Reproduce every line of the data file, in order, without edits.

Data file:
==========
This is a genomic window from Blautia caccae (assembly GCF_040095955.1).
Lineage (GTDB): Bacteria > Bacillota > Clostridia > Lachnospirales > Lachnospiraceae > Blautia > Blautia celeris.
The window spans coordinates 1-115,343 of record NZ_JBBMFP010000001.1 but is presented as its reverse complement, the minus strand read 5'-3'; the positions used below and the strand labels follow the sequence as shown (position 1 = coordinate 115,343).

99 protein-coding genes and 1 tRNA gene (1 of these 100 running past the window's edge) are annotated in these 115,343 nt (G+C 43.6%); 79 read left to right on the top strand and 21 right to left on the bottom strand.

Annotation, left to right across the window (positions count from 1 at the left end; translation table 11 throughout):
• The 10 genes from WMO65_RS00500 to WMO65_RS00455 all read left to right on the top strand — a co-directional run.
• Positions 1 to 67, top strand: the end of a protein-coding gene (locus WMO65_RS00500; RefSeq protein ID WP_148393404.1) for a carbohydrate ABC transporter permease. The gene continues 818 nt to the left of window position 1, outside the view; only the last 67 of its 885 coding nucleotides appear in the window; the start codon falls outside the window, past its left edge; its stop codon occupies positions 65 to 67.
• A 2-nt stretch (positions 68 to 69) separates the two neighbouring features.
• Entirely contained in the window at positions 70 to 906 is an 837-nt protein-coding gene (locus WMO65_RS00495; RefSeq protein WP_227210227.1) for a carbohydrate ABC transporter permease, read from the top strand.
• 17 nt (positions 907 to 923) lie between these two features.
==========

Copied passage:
This is a genomic window from Blautia caccae (assembly GCF_040095955.1).
Lineage (GTDB): Bacteria > Bacillota > Clostridia > Lachnospirales > Lachnospiraceae > Blautia > Blautia celeris.
The window spans coordinates 1-115,343 of record NZ_JBBMFP010000001.1 but is presented as its reverse complement, the minus strand read 5'-3'; the positions used below and the strand labels follow the sequence as shown (position 1 = coordinate 115,343).

99 protein-coding genes and 1 tRNA gene (1 of these 100 running past the window's edge) are annotated in these 115,343 nt (G+C 43.6%); 79 read left to right on the top strand and 21 right to left on the bottom strand.

Annotation, left to right across the window (positions count from 1 at the left end; translation table 11 throughout):
• The 10 genes from WMO65_RS00500 to WMO65_RS00455 all read left to right on the top strand — a co-directional run.
• Positions 1 to 67, top strand: the end of a protein-coding gene (locus WMO65_RS00500; RefSeq protein ID WP_148393404.1) for a carbohydrate ABC transporter permease. The gene continues 818 nt to the left of window position 1, outside the view; only the last 67 of its 885 coding nucleotides appear in the window; the start codon falls outside the window, past its left edge; its stop codon occupies positions 65 to 67.
• A 2-nt stretch (positions 68 to 69) separates the two neighbouring features.
• Entirely contained in the window at positions 70 to 906 is an 837-nt protein-coding gene (locus WMO65_RS00495; RefSeq protein WP_227210227.1) for a carbohydrate ABC transporter permease, read from the top strand.
• 17 nt (positions 907 to 923) lie between these two features.